EXPERTISE refers to the mechanisms underlying the superior achievement of an expert, i.e. "one who has acquired special skill in or knowledge of a particular subjects through professional training and practical experience" (Webster's dictionary, 1976, p. 800). The term expert is used to describe highly experienced professionals such as medical doctors, accountants, teachers and scientists, but has been expanded to include any individual who attained their superior performance by instruction and extended practice: highly skilled performers in the arts, such as music, painting and writing, sports, such as swimming, running and golf and games, such as bridge and chess.
When experts exhibit their superior performance in public their behavior looks so effortless and natural that we are tempted to attribute it to special talents. Although a certain amount of knowledge and training seems necessary, the role of acquired skill for the highest levels of achievement has traditionally been minimized. However, when scientists began measuring the experts' supposedly superior powers of speed, memory and intelligence with psychometric tests, no general superiority was found --the demonstrated superiority was domain specific. For example, the superiority of the chess experts' memory was constrained to regular chess positions and did not generalize to other types of materials (Djakow, Petrowski & Rudik, 1927). Not even IQ could distinguish the best among chessplayers (Doll & Mayr, 1987) nor the most successful and creative among artists and scientists (Taylor, 1975). In a recent review, Ericsson and Lehmann (1996) found that (1) measures of general basic capacities do not predict success in a domain, (2) the superior performance of experts is often very domain specific and transfer outside their narrow area of expertise is surprisingly limited and (3) systematic differences between experts and less proficient individuals nearly always reflect attributes acquired by the experts during their lengthy training.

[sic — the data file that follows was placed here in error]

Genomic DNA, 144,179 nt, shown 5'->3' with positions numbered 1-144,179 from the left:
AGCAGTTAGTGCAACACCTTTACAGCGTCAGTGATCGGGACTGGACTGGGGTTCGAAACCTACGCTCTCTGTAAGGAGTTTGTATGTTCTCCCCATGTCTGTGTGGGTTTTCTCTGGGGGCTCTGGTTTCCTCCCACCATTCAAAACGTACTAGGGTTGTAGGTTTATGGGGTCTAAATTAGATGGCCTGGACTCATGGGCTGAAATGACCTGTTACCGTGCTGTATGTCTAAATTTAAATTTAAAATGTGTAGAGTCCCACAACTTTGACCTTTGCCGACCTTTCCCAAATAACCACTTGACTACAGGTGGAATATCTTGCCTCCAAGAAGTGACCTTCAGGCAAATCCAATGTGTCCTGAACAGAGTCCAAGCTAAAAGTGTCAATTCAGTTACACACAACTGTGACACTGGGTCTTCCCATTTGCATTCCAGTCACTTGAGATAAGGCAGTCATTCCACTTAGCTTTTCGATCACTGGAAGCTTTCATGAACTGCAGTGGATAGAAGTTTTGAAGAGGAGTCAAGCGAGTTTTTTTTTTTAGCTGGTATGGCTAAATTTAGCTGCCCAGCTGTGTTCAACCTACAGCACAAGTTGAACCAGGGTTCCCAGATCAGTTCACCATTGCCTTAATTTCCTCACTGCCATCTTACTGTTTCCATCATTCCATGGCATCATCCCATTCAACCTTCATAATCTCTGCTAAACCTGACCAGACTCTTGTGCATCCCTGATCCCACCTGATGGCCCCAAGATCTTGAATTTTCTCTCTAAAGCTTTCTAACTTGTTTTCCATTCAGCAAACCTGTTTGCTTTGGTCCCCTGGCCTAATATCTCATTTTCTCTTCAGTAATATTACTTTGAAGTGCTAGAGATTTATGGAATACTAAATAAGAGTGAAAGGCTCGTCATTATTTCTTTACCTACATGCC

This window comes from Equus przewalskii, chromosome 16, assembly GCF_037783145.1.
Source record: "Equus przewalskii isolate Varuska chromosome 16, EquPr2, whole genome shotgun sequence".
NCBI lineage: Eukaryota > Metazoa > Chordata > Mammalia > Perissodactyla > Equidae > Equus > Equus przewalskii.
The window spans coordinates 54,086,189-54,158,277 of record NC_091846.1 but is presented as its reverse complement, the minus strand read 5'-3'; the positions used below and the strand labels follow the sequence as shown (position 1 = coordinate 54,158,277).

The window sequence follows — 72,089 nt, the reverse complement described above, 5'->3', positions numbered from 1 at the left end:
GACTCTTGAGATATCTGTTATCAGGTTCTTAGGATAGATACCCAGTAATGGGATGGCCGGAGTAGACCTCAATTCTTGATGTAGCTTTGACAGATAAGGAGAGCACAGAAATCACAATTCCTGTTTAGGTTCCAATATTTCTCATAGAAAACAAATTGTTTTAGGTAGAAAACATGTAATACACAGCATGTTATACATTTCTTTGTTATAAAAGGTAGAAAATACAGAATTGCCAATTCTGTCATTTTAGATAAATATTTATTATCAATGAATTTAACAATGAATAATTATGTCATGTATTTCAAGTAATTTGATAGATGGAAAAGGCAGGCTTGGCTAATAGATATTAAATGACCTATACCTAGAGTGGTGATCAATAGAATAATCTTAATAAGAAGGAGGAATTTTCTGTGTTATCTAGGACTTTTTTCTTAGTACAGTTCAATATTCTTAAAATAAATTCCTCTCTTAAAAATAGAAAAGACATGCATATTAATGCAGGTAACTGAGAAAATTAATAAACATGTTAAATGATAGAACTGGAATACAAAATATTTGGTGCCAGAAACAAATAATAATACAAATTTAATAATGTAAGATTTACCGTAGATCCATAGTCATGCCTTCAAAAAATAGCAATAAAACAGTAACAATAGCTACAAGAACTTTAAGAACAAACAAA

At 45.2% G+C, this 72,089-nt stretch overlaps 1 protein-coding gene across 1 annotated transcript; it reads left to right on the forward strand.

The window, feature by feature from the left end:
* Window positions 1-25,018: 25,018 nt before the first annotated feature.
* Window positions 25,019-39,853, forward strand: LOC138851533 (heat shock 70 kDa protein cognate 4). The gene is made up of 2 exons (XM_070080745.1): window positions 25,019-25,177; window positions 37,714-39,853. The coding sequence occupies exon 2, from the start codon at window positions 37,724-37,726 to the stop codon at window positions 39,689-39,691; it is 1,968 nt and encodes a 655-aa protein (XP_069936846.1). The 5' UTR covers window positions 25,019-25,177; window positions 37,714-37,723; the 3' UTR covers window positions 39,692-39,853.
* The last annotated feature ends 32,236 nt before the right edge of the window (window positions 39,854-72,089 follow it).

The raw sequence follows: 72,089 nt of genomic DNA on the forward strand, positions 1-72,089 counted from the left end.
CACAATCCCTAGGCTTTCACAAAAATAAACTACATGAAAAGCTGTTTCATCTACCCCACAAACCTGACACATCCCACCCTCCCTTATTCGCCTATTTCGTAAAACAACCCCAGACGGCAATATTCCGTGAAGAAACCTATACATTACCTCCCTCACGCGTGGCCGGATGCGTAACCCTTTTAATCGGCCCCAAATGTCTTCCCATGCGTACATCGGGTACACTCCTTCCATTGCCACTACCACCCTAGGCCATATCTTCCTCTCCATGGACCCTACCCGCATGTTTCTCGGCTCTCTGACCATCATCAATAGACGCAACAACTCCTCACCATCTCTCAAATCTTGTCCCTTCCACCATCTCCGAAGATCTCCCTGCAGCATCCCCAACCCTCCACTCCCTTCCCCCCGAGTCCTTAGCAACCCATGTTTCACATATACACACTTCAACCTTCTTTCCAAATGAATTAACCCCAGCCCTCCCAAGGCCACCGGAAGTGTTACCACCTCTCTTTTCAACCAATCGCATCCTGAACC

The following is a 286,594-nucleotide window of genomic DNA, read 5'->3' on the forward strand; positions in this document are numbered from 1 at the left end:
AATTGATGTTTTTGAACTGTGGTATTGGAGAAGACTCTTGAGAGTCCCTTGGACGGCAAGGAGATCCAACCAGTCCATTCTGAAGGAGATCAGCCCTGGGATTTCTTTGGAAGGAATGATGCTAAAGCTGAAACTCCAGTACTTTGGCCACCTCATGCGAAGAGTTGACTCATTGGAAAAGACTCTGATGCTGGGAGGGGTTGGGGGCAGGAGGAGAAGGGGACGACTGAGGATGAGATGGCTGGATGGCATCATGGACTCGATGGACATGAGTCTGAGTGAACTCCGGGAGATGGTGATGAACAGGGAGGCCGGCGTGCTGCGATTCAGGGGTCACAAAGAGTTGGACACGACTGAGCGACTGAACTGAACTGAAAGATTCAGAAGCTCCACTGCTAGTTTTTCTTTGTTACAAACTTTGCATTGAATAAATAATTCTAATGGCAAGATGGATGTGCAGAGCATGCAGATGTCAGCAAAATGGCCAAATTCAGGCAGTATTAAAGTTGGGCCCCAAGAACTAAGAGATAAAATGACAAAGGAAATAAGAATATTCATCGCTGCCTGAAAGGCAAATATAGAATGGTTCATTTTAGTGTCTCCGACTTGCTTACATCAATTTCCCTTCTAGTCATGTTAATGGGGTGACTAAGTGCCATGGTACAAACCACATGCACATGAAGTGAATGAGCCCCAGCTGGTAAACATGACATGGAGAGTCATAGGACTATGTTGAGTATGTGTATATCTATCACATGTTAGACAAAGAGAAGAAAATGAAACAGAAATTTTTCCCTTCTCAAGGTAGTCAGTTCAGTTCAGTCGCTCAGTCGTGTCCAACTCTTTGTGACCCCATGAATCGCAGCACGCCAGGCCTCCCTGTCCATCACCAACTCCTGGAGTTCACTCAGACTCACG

In a pioneering empirical study of the thought processes mediating the highest levels of performance, de Groot (1946/1978) instructed expert and world-class chessplayers to think aloud while they selected their next move for an unfamiliar chess position. The world-class players did not differ in the speed of their thoughts or the size of their basic memory capacity, and their ability to recognize promising potential moves was based on their extensive experience and knowledge of patterns in chess. In their influential theory of expertise, Chase and Simon (1973; Simon & Chase, 1973) proposed that experts with extended experience acquire a larger number of more complex patterns and use these new patterns to store knowledge about which actions should be taken in similar situations.
According to this influential theory, expert performance is viewed as an extreme case of skill acquisition (Proctor & Dutta, 1995; Richman, Gobet, Staszewski & Simon, 1996; VanLehn, 1996) and as the final result of the gradual improvement of performance during extended experience in a domain. Furthermore, the postulated central role of acquired knowledge has encouraged efforts to extract experts' knowledge so that computer scientists can build expert systems that would allow a computer to act as an expert (Hoffman, 1992).